Like thousands of other organizations across the globe, your business now relies heavily on its WiFi network, right? If you did not have this network in place, your workforce would not be able to access the Internet throughout the course of each working day, which in turn would make it impossible for them optimize their daily tasks. If this were to happen, they wouldn’t be able to provide your customers with the level of service that they want and expect, which would subsequently result in your cashflow taking a serious hit.
If you don’t want your profit turnover to be affected by your workforce’s inability to operate, you need to ensure that your WiFi network remains active at all points in the day. To make sure that this is the case, you need to protect it against the threat of cybercrime.
To find out what you must do to keep your business WiFi secure, be sure to read on.
Physically secure your router
Before you go ahead and put the network-based advice laid out below into practice, it’s essential to safeguard your WiFi router in a physical sense. Any advanced cybercriminal will be able to hack into your network should they be granted access to your router, which is why you need to keep this device safe at all times. Make sure it is stored in a secure location (a cabinet or office space that can be locked, for example), and ensure that access to this location is restricted.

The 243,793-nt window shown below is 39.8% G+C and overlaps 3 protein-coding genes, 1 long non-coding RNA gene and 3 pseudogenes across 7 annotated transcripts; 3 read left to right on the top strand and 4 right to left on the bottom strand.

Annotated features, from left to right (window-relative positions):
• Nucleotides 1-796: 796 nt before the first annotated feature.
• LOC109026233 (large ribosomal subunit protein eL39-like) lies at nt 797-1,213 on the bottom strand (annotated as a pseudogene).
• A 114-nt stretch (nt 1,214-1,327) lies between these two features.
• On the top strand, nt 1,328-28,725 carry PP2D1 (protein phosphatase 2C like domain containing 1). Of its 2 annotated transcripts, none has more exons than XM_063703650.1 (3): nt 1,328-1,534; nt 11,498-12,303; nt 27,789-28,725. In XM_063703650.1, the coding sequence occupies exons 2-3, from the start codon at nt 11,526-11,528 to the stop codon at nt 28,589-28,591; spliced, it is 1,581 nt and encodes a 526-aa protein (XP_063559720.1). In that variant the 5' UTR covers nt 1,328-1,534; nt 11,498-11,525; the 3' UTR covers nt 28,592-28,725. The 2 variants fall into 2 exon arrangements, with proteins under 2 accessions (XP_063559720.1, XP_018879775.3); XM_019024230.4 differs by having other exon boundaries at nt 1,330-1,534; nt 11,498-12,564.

Invest in security tools
Investing in cutting-edge security tools is one of the best things that you can do to protect your WiFi network. With expert wireless security hardware and software solutions in place, your network will be capable of deterring hacking, scamming, and phishing attacks without any human interference. This will take the pressure off your IT department and allow them to focus on their other tech optimization tasks.
Here are just a few of the benefits that you would stand to reap from installing and configuring a top-of-the-range WiFi security tool in your workplace:
- Scheduled hardware refreshed and software updates
- Managed network services
- Cloud computing management
- Internet of Things (IoT) performance tracking
Change your SSID
By default, the Service Set Identifier (SSID) of your WiFi network will provide details about its make and model. Experienced cybercriminals will be able to use this information to their advantage, which is why you must change it.
Set up internal and external access
If you don’t want your network to be compromised, you need to set up both internal and external access. Have your workforce operate using their own ‘Staff’ WiFi and ask everybody else to access a ‘Public’ connection. This will stop hackers from entering your business-grade access points.
Do you want to keep your business WiFi secure? If so, you need to put the advice laid above into practice before it’s too late. Stop delaying this all-important task and sort it out today!